Kathleen Duff of #Greality magazine sat down with our Executive Director Nick Kenny to talk GPO, community, and hockey!
Pick up the November 2018 #Greality or check out the full article below or here .
What do ice hockey, Rocky Mountain National Park and perhaps the best live, local orchestral performances you’ve ever heard have in common?
The answer is Nick Kenny.
Kenny has been the Greeley Philharmonic Orchestra’s executive director since January. And his diverse, if not eclectic, passions are helping to breathe new life into the 108-year-old institution.
“I like to be challenged. I like adventure. If I find an interest, I will invest in it 100 percent,” explained the 30-year-old, sitting in his office decorated with a photo of a World War II bomber plane, a Star Wars poster and a violin wine-bottle holder on the corner of his desk.
One night, Kenny may be playing ice hockey with his adult team. Another day, he is teaching visitors about elk while volunteering at Rocky Mountain National Park. Perhaps he is spending an evening teaching private music lessons or playing trumpet in a pit orchestra. But all those interests only inform his “day job” of organizing performances, marketing the GPO and making new connections with the community.
“You have to be able to adapt,” he said.
And adapt he and the GPO have. Last year saw a GPO concert dedicated to Beatles music. A children’s and family concert this spring featured Mozart, as well as John Williams’ music from “Harry Potter and the Sorcerer’s Stone.” This fall’s lineup includes a performance featuring Mandy Harvey, an “America’s Got Talent” singing finalist who is deaf.
“We can do anything,” he said. “Well, maybe not rap, but just about anything.”
He encourages audience members to be comfortable. “Wear jeans and T-shirts, if you want.” At the same time, he is asking his musicians to introduce themselves and engage with the crowd. “It’s just a 4-foot riser separating us from our audience,” Kenny added.
Kenny may not be considered a traditional orchestra executive director, but he knows and values the important place the Greeley Philharmonic has in the community. It’s a trust he holds dearly as he recites several musical organizations with roots in the GPO.
“He … epitomizes what we are doing with the GPO,” said Glenda Haines, treasurer of the philharmonic board and co-owner of Eves & Haines Wealth Management. “The GPO is a wonderful organization with depth and history, but at the same time, how does it apply to today?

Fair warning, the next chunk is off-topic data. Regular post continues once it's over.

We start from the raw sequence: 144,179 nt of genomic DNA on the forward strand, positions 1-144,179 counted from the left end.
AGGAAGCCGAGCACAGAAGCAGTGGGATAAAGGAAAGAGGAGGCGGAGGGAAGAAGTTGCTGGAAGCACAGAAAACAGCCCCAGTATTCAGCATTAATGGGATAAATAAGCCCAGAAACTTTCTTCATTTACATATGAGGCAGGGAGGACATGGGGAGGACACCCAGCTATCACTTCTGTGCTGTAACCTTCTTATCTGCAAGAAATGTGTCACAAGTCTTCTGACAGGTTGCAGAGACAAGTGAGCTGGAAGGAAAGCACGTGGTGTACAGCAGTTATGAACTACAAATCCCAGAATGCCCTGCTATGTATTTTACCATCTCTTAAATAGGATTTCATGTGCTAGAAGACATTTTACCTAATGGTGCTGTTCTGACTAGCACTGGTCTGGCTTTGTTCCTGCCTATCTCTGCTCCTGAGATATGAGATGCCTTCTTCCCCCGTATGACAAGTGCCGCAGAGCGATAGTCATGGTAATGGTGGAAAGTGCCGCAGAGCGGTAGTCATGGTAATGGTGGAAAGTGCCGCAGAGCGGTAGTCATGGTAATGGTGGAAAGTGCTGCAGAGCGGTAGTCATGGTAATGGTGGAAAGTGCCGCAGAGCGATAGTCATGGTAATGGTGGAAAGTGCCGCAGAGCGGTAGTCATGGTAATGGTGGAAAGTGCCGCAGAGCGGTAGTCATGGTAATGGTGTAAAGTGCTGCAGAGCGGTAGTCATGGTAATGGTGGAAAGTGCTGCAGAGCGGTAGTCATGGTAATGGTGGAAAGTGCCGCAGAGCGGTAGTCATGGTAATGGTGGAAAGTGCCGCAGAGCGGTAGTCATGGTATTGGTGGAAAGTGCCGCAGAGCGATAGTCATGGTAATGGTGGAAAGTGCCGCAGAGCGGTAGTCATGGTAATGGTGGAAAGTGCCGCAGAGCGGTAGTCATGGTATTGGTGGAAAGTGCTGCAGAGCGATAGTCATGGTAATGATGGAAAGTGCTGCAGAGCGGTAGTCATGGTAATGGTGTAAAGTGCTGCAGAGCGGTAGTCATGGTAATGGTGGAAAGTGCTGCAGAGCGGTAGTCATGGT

“We have a new tagline, ‘Old Orchestra, New Attitude,’ and Nick is a perfect example. Nick is very passionate about music, but he’s really passionate about life.”
Running a small nonprofit with such a huge community footprint is a daunting task. Kenny said, “It’s like running a full corporate business. It pulls you in every direction, but it keeps me energized to get me through all these roles.”
The executive director meets with official groups such as the Chamber of Commerce and with teachers and students in Greeley, but he also is known to start up conversations at the coffee shop or grocery store to learn more about what audiences would like to hear from the GPO.
“I like being able to recognize what it takes to make us culturally relevant in today’s world,” Kenny said, understanding that attention spans are shorter and entertainment choices are more accessible.
“That’s kind of Nick. The GPO is historic, classical, special. That’s something you don’t want to lose, and yet, at the same time, it has to apply to the age we are in now. He can personify that and help us,” Gaines said.
Kenny wasn’t always focused on the administrative side of music. Or even on music itself. Although he played trumpet from sixth grade in his hometown of Fort Wayne, Indiana, he intended to pursue a double major in college: biochemistry and music performance. Eventually, he focused on music because that is where he felt most natural. After earning a bachelor’s degree from Manchester University in Indiana, he came to the University of Northern Colorado to get his master’s degree in music education.
While enrolled at UNC, he worked as a shop foreman building practical effects and began volunteering at Rocky Mountain National Park. He also taught music at a private studio. He eventually was hired as an administrative assistant at the Greeley Philharmonic — a job that clarified his decision to pursue arts administration as a career rather than teaching.
Haines said, “We knew everything he had done for us was spot on, and he had done a great job. I truly wondered if he was experienced enough. I, like other members of the board, got to know him, and he really had a pretty impressive background.
“He brought great ideas. He brought that passion. He has gone above and beyond what we’ve had before as far as getting to know the community. He is having exchanges with people who never thought about the orchestra. That’s exactly what we wanted and needed. We saw this spark … and he won us all over,” she said.
An ardent proponent of the live music experience, Kenny said a philharmonic performance is where “music explodes with power and weight.”
“So many defining moments in our lives come from music. I see people who come to our concerts have emotional responses to the music. That’s why I think harmonic music will become even more relevant.”